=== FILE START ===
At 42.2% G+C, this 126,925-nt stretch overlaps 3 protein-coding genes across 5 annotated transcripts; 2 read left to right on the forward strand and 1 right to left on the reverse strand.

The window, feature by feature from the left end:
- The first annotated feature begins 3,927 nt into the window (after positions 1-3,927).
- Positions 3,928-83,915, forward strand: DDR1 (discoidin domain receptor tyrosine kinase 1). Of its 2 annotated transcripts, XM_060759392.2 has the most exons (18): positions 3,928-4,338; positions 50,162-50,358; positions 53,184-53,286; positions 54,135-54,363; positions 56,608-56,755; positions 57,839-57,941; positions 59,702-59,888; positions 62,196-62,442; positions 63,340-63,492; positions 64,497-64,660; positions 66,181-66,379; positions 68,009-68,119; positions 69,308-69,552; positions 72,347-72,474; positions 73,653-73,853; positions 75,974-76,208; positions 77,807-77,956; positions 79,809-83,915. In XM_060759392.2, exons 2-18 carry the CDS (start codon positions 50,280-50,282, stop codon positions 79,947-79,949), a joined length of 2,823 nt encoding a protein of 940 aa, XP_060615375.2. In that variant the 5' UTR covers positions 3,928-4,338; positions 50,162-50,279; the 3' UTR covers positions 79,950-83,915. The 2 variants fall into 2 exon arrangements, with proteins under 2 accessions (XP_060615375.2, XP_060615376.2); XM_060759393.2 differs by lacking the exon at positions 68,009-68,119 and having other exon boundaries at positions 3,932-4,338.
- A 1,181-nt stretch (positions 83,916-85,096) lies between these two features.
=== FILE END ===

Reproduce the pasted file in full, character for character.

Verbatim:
At 42.2% G+C, this 126,925-nt stretch overlaps 3 protein-coding genes across 5 annotated transcripts; 2 read left to right on the forward strand and 1 right to left on the reverse strand.

The window, feature by feature from the left end:
- The first annotated feature begins 3,927 nt into the window (after positions 1-3,927).
- Positions 3,928-83,915, forward strand: DDR1 (discoidin domain receptor tyrosine kinase 1). Of its 2 annotated transcripts, XM_060759392.2 has the most exons (18): positions 3,928-4,338; positions 50,162-50,358; positions 53,184-53,286; positions 54,135-54,363; positions 56,608-56,755; positions 57,839-57,941; positions 59,702-59,888; positions 62,196-62,442; positions 63,340-63,492; positions 64,497-64,660; positions 66,181-66,379; positions 68,009-68,119; positions 69,308-69,552; positions 72,347-72,474; positions 73,653-73,853; positions 75,974-76,208; positions 77,807-77,956; positions 79,809-83,915. In XM_060759392.2, exons 2-18 carry the CDS (start codon positions 50,280-50,282, stop codon positions 79,947-79,949), a joined length of 2,823 nt encoding a protein of 940 aa, XP_060615375.2. In that variant the 5' UTR covers positions 3,928-4,338; positions 50,162-50,279; the 3' UTR covers positions 79,950-83,915. The 2 variants fall into 2 exon arrangements, with proteins under 2 accessions (XP_060615375.2, XP_060615376.2); XM_060759393.2 differs by lacking the exon at positions 68,009-68,119 and having other exon boundaries at positions 3,932-4,338.
- A 1,181-nt stretch (positions 83,916-85,096) lies between these two features.